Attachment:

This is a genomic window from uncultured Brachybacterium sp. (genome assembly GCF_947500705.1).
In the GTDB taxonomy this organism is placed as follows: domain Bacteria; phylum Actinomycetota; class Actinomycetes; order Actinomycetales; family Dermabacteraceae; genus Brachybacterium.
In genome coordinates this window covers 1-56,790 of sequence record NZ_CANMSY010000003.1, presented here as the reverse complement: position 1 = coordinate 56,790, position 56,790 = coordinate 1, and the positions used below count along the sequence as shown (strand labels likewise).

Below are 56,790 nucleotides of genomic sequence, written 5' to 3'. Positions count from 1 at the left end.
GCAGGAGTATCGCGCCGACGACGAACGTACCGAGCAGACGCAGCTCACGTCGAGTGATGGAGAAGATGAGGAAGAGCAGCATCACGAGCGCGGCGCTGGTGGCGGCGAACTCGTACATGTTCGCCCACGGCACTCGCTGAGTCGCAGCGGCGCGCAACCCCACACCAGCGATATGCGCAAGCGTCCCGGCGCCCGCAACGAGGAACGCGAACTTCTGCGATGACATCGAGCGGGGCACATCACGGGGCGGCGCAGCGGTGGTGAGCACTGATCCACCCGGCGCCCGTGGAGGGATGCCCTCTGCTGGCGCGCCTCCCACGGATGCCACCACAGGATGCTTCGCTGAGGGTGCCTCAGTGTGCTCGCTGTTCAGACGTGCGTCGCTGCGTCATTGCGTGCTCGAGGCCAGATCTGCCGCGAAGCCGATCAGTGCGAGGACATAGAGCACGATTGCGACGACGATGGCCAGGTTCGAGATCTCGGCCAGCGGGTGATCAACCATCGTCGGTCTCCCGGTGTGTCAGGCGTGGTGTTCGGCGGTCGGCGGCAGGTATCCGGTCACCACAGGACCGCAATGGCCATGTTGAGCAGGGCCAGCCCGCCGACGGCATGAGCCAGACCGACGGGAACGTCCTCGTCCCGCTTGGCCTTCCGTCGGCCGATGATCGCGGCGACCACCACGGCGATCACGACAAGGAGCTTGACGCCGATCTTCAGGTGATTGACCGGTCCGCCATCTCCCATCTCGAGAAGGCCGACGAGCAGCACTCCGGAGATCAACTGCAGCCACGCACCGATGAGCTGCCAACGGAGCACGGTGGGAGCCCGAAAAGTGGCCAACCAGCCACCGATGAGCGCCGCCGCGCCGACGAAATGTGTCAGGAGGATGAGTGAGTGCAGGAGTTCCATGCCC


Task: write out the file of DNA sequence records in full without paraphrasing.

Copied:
This is a genomic window from uncultured Brachybacterium sp. (genome assembly GCF_947500705.1).
In the GTDB taxonomy this organism is placed as follows: domain Bacteria; phylum Actinomycetota; class Actinomycetes; order Actinomycetales; family Dermabacteraceae; genus Brachybacterium.
In genome coordinates this window covers 1-56,790 of sequence record NZ_CANMSY010000003.1, presented here as the reverse complement: position 1 = coordinate 56,790, position 56,790 = coordinate 1, and the positions used below count along the sequence as shown (strand labels likewise).

Below are 56,790 nucleotides of genomic sequence, written 5' to 3'. Positions count from 1 at the left end.
GCAGGAGTATCGCGCCGACGACGAACGTACCGAGCAGACGCAGCTCACGTCGAGTGATGGAGAAGATGAGGAAGAGCAGCATCACGAGCGCGGCGCTGGTGGCGGCGAACTCGTACATGTTCGCCCACGGCACTCGCTGAGTCGCAGCGGCGCGCAACCCCACACCAGCGATATGCGCAAGCGTCCCGGCGCCCGCAACGAGGAACGCGAACTTCTGCGATGACATCGAGCGGGGCACATCACGGGGCGGCGCAGCGGTGGTGAGCACTGATCCACCCGGCGCCCGTGGAGGGATGCCCTCTGCTGGCGCGCCTCCCACGGATGCCACCACAGGATGCTTCGCTGAGGGTGCCTCAGTGTGCTCGCTGTTCAGACGTGCGTCGCTGCGTCATTGCGTGCTCGAGGCCAGATCTGCCGCGAAGCCGATCAGTGCGAGGACATAGAGCACGATTGCGACGACGATGGCCAGGTTCGAGATCTCGGCCAGCGGGTGATCAACCATCGTCGGTCTCCCGGTGTGTCAGGCGTGGTGTTCGGCGGTCGGCGGCAGGTATCCGGTCACCACAGGACCGCAATGGCCATGTTGAGCAGGGCCAGCCCGCCGACGGCATGAGCCAGACCGACGGGAACGTCCTCGTCCCGCTTGGCCTTCCGTCGGCCGATGATCGCGGCGACCACCACGGCGATCACGACAAGGAGCTTGACGCCGATCTTCAGGTGATTGACCGGTCCGCCATCTCCCATCTCGAGAAGGCCGACGAGCAGCACTCCGGAGATCAACTGCAGCCACGCACCGATGAGCTGCCAACGGAGCACGGTGGGAGCCCGAAAAGTGGCCAACCAGCCACCGATGAGCGCCGCCGCGCCGACGAAATGTGTCAGGAGGATGAGTGAGTGCAGGAGTTCCATGCCC